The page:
The code-behind for the demonstration web form, which is shown in VB in Example 4-22 and in C# in Example 4-23, provides the glue for tying the event from the source user control to the destination user control. This is done by adding the updateLabel of the destination user control as an event handler for the OnSend event raised by the source user control. What we're actually doing here is adding a delegate to the source user control's OnSend event's event handler list; that list now consists of just one event handler, but can include more.

TIP: Event delegates in .NET are multicast, which allows them to hold references to more than one event handler. This provides the ability for one event to be processed by multiple event handlers. You can try it yourself by adding a label to the demonstration web form, adding a new event handler in the web form, and then adding your new event handler to the OnSend event's event handler list. This will cause the label on the destination user control and the web form to be updated with the message from the source user control. An example that does this with multiple user controls is shown in Recipe 4.5.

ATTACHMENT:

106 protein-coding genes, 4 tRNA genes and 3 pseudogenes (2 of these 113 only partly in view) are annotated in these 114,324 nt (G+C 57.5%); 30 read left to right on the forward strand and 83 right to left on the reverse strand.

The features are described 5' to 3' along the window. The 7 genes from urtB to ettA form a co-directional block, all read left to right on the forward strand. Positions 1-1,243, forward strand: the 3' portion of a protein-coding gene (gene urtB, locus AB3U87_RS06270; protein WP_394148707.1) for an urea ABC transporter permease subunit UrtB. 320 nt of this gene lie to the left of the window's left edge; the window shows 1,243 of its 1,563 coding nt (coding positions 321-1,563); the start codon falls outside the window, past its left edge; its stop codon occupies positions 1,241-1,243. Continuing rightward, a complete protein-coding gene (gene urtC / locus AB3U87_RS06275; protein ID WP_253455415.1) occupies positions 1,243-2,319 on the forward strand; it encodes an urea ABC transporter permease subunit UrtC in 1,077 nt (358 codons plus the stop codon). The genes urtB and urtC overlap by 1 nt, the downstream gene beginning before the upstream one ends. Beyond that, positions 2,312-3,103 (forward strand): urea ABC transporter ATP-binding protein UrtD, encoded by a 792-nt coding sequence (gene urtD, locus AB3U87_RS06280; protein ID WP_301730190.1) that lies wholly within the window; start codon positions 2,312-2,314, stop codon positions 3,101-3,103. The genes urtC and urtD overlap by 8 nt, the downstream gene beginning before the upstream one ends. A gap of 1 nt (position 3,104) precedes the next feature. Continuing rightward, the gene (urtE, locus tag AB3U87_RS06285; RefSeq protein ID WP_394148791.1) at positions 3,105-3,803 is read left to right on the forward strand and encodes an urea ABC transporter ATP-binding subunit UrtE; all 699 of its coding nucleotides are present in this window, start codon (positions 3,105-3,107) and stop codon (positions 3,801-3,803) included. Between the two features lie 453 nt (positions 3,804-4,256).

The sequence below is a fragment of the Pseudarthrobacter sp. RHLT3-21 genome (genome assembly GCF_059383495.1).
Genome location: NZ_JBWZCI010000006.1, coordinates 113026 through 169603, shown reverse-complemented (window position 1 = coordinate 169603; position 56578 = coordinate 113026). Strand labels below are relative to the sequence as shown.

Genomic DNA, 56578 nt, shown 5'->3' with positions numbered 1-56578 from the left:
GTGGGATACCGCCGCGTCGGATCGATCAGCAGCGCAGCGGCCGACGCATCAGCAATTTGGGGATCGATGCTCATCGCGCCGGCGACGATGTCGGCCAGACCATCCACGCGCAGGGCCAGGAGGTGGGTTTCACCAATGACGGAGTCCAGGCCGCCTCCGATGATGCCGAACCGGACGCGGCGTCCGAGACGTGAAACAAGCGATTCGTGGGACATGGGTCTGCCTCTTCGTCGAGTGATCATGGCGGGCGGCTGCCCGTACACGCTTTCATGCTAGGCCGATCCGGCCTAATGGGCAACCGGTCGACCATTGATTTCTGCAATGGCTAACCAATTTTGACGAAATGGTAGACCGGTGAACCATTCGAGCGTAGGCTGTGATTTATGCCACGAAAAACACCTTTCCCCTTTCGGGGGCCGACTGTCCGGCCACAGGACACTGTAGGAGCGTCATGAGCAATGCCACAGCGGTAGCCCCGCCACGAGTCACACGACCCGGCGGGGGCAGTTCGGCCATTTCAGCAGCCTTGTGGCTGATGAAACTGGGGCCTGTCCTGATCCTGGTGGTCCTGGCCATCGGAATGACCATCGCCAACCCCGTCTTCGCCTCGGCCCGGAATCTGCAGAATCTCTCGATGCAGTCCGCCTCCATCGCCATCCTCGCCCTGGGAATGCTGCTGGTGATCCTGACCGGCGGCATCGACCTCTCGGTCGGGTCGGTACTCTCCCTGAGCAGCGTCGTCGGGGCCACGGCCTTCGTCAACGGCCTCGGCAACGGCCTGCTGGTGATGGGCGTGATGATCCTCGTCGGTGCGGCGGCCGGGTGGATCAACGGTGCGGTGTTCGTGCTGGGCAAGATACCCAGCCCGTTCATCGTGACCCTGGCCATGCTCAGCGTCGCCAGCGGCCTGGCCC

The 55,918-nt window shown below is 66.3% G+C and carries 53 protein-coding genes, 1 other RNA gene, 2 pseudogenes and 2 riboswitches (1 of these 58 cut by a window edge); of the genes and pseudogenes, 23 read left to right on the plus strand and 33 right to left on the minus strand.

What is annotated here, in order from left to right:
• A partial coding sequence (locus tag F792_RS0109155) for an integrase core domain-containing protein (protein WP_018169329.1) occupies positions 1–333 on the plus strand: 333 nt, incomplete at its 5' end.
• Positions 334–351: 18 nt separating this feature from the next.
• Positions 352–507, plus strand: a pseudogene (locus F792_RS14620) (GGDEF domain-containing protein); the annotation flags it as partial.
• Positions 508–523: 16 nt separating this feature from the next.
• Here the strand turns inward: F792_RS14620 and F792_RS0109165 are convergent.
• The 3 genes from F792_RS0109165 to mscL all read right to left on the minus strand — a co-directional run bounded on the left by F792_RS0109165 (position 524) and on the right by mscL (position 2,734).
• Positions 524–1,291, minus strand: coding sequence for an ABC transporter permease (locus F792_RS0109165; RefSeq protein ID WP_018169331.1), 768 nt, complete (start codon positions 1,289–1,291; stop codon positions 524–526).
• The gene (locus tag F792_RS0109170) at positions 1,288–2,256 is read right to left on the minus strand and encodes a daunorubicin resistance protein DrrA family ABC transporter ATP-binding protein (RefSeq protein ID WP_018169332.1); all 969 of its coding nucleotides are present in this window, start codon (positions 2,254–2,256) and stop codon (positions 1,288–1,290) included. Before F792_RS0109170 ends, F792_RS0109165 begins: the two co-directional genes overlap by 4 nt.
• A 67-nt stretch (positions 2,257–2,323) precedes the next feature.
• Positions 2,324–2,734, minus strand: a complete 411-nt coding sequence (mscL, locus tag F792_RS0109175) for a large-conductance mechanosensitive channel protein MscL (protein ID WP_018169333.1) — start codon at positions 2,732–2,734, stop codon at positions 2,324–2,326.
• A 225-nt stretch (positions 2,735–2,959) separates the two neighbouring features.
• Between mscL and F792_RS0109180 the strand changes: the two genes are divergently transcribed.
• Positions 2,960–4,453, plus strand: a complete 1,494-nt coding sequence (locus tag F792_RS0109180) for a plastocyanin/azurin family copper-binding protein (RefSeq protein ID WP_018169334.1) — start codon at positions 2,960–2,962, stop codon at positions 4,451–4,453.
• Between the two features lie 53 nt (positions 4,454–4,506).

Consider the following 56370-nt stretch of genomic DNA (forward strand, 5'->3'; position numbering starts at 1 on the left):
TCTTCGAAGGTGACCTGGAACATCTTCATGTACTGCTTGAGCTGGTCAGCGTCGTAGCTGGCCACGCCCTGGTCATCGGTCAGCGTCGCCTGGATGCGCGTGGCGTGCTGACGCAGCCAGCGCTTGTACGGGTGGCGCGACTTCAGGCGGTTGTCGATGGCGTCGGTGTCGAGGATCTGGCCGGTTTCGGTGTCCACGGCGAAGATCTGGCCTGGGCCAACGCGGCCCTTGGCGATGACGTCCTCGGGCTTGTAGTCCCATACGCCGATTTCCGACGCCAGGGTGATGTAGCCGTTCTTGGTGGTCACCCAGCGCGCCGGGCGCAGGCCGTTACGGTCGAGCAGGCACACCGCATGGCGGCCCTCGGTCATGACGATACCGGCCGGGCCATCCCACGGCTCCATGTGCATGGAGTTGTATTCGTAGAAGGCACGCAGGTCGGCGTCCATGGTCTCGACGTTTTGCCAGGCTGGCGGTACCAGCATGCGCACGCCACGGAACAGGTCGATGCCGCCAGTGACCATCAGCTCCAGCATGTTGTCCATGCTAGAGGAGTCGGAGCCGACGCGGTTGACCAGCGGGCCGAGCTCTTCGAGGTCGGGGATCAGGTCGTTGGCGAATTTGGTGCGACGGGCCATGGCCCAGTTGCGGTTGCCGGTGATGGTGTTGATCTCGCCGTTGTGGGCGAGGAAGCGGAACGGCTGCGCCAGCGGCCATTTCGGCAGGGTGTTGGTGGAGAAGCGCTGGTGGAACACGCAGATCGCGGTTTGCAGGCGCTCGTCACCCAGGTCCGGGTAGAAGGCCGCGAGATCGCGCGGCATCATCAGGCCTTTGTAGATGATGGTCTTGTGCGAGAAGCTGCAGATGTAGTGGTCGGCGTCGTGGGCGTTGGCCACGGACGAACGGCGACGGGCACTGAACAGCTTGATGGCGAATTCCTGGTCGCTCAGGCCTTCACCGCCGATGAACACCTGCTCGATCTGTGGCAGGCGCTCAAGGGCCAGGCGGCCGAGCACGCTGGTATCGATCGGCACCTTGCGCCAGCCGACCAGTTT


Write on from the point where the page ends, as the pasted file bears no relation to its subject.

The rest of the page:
WARNING In VB, when using the event/delegate model, the keyword WithEvents is not used. (Recall that the WithEvents keyword indicates that a declared object variable refers to a class instance that can raise events.) WithEvents and the event/delegate model can be intermixed, but they should not be used for the same event.

See Also

Programming C# or Programming Visual Basic .NET, both by Jesse Liberty (O'Reilly), for more about delegates